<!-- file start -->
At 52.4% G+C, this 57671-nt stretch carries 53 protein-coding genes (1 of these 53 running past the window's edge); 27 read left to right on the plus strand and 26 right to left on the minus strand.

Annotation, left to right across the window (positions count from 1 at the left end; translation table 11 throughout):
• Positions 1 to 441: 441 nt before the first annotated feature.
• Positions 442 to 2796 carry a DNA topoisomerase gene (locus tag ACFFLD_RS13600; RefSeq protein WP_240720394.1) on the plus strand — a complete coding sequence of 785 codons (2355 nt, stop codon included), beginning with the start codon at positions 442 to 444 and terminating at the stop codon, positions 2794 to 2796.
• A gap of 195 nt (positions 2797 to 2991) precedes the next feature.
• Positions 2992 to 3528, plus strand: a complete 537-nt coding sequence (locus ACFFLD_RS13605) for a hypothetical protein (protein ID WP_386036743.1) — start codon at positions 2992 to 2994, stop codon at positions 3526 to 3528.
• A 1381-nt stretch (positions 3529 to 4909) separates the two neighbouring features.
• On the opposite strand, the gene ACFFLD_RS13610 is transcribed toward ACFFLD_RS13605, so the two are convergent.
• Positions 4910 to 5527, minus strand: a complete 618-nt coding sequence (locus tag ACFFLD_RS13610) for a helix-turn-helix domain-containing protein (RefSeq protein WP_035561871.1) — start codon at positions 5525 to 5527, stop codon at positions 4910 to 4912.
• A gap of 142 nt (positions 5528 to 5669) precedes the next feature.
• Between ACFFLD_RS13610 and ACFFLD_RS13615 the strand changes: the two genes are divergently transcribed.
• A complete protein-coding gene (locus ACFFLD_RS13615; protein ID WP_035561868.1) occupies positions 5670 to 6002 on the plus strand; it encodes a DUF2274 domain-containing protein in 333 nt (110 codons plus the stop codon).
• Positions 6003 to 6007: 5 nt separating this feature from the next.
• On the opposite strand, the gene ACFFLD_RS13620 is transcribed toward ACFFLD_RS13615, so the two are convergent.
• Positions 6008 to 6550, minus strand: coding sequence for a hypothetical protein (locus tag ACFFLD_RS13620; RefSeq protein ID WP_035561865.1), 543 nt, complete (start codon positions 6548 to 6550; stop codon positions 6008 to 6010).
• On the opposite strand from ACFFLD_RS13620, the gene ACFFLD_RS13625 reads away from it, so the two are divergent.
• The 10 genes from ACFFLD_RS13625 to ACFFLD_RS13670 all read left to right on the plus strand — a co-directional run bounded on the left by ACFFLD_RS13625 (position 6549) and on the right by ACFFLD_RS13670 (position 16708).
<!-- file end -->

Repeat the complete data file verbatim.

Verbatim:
At 52.4% G+C, this 57671-nt stretch carries 53 protein-coding genes (1 of these 53 running past the window's edge); 27 read left to right on the plus strand and 26 right to left on the minus strand.

Annotation, left to right across the window (positions count from 1 at the left end; translation table 11 throughout):
• Positions 1 to 441: 441 nt before the first annotated feature.
• Positions 442 to 2796 carry a DNA topoisomerase gene (locus tag ACFFLD_RS13600; RefSeq protein WP_240720394.1) on the plus strand — a complete coding sequence of 785 codons (2355 nt, stop codon included), beginning with the start codon at positions 442 to 444 and terminating at the stop codon, positions 2794 to 2796.
• A gap of 195 nt (positions 2797 to 2991) precedes the next feature.
• Positions 2992 to 3528, plus strand: a complete 537-nt coding sequence (locus ACFFLD_RS13605) for a hypothetical protein (protein ID WP_386036743.1) — start codon at positions 2992 to 2994, stop codon at positions 3526 to 3528.
• A 1381-nt stretch (positions 3529 to 4909) separates the two neighbouring features.
• On the opposite strand, the gene ACFFLD_RS13610 is transcribed toward ACFFLD_RS13605, so the two are convergent.
• Positions 4910 to 5527, minus strand: a complete 618-nt coding sequence (locus tag ACFFLD_RS13610) for a helix-turn-helix domain-containing protein (RefSeq protein WP_035561871.1) — start codon at positions 5525 to 5527, stop codon at positions 4910 to 4912.
• A gap of 142 nt (positions 5528 to 5669) precedes the next feature.
• Between ACFFLD_RS13610 and ACFFLD_RS13615 the strand changes: the two genes are divergently transcribed.
• A complete protein-coding gene (locus ACFFLD_RS13615; protein ID WP_035561868.1) occupies positions 5670 to 6002 on the plus strand; it encodes a DUF2274 domain-containing protein in 333 nt (110 codons plus the stop codon).
• Positions 6003 to 6007: 5 nt separating this feature from the next.
• On the opposite strand, the gene ACFFLD_RS13620 is transcribed toward ACFFLD_RS13615, so the two are convergent.
• Positions 6008 to 6550, minus strand: coding sequence for a hypothetical protein (locus tag ACFFLD_RS13620; RefSeq protein ID WP_035561865.1), 543 nt, complete (start codon positions 6548 to 6550; stop codon positions 6008 to 6010).
• On the opposite strand from ACFFLD_RS13620, the gene ACFFLD_RS13625 reads away from it, so the two are divergent.
• The 10 genes from ACFFLD_RS13625 to ACFFLD_RS13670 all read left to right on the plus strand — a co-directional run bounded on the left by ACFFLD_RS13625 (position 6549) and on the right by ACFFLD_RS13670 (position 16708).